At the beginning of April an important anniversary slipped by for more than half a million people across the UK, including many of the most vulnerable in Vauxhall. The bedroom tax passed its first birthday.
It came and went with little fanfare or celebration from its parents, the Conservatives and Liberal Democrats. In Lambeth, you would be hard pressed to find any coalition politician who made reference to it, let alone be prepared to sing it a eulogy on the anniversary of its implementation.
In fact, Lambeth coalition politicians seem to be very uncomfortable about mentioning the tax at all. During the recent Vassall by-election, the Lambeth Lib Dems chose not to mention the bedroom tax in the deluge of frenzied and over excited leaflets that tested the area’s recycling bags to destruction.
Could it be that Lambeth Lib Dems know that, in an area with many people affected by the cost of living crisis, numerous residents are being forced to breaking point by the introduction of this tax?
By taking away valuable housing benefit support, the bedroom tax will, according to the government’s own impact assessment, affect over 400,000 people who have a registered disability. Many other people will also be affected, including a large number who struggled to pay their rent and put food on the table before the tax was even implemented.
The rest of this post could be filled with numerous other depressing statistics. But the key fact is that the people most affected by this tax are not scroungers or welfare dodgers. They are not the caricatures who appear in the Daily Mail. They are vulnerable people who have in many cases been dealt a tough hand in life through no fault of their own.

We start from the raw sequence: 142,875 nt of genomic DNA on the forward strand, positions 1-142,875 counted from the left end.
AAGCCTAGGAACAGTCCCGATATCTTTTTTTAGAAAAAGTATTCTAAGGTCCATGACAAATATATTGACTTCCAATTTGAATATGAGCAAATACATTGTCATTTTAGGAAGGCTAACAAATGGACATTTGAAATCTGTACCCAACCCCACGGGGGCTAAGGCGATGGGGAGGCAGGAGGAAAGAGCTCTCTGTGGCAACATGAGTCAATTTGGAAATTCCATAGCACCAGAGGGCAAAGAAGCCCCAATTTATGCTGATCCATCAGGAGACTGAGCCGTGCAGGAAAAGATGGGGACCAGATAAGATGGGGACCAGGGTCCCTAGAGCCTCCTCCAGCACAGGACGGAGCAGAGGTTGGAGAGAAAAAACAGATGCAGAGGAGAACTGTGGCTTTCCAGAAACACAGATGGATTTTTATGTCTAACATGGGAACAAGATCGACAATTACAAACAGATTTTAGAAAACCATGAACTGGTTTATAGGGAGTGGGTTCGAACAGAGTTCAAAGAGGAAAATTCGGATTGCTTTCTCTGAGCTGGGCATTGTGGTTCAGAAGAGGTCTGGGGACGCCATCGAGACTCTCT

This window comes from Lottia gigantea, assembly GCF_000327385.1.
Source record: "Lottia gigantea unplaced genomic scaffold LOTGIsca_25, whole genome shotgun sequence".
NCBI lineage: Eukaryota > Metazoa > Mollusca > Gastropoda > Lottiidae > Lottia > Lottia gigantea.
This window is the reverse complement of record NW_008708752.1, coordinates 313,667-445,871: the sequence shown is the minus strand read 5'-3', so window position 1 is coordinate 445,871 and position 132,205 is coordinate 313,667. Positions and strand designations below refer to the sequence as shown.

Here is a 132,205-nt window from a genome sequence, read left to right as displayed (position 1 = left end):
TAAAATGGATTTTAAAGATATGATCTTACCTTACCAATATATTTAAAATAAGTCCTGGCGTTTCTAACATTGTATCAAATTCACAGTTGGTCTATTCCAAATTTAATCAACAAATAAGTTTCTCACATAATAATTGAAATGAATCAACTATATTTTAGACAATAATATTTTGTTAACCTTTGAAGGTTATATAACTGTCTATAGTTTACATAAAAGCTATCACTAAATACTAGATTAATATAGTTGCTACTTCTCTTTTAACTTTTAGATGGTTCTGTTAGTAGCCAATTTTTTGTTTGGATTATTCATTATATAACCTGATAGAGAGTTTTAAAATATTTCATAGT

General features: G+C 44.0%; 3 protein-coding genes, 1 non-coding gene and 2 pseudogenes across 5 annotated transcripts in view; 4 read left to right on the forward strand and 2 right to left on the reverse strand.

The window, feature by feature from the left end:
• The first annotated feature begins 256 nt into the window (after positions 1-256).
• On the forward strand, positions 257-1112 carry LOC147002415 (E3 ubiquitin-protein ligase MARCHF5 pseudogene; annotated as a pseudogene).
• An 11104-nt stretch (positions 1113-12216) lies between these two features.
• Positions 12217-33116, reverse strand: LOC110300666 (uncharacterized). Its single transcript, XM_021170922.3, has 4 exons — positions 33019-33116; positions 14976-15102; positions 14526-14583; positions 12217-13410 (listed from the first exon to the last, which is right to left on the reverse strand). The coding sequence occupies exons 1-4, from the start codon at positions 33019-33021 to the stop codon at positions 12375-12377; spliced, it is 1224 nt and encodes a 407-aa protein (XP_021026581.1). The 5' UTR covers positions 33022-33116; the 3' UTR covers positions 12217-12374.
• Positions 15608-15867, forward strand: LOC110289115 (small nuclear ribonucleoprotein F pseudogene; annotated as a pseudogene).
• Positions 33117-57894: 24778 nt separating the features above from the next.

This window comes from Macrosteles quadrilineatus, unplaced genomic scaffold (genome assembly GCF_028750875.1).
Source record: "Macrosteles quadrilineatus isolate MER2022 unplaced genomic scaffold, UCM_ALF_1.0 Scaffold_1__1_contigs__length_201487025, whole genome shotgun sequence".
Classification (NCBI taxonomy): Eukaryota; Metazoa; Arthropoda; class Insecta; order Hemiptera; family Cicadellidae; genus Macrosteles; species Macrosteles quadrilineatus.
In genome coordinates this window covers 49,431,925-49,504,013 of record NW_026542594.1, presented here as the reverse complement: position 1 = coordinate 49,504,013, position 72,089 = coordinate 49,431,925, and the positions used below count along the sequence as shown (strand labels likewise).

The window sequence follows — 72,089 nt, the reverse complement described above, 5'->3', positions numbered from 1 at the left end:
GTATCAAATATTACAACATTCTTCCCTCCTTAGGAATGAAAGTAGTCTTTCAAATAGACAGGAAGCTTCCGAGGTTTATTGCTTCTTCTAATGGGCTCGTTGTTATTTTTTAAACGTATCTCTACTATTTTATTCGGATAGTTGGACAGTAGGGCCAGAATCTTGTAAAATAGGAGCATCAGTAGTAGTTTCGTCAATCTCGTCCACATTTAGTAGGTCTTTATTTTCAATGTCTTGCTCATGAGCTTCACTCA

And perhaps the most perverse impact of the tax – leaving aside the fact it may not even save the government any money – is that those who want to downsize their property to move out of the grasp of this tax are unable to do so because of the housing crisis that, as every Londoner knows, is particularly bad in the capital.
At the beginning of April, the Vassall Labour team raised these issues in a letter published in the South London Press. We felt compelled to write having spoken to residents, some in tears, about the impact of the bedroom tax on their lives. We, along with our fellow Lambeth Labour colleagues, have worked hard to support these residents.
If you are struggling with the impact of the bedroom tax, please have a look at Shelter’s advice centre or get in touch at email@example.com for support.
Labour knows that the only way to put an end to this misery is to scrap a tax which is inflicting needless pain on families across Vauxhall. Support Labour’s pledge to scrap the tax by signing up to our online campaign and don’t forget to vote Labour in the local elections on May 22nd.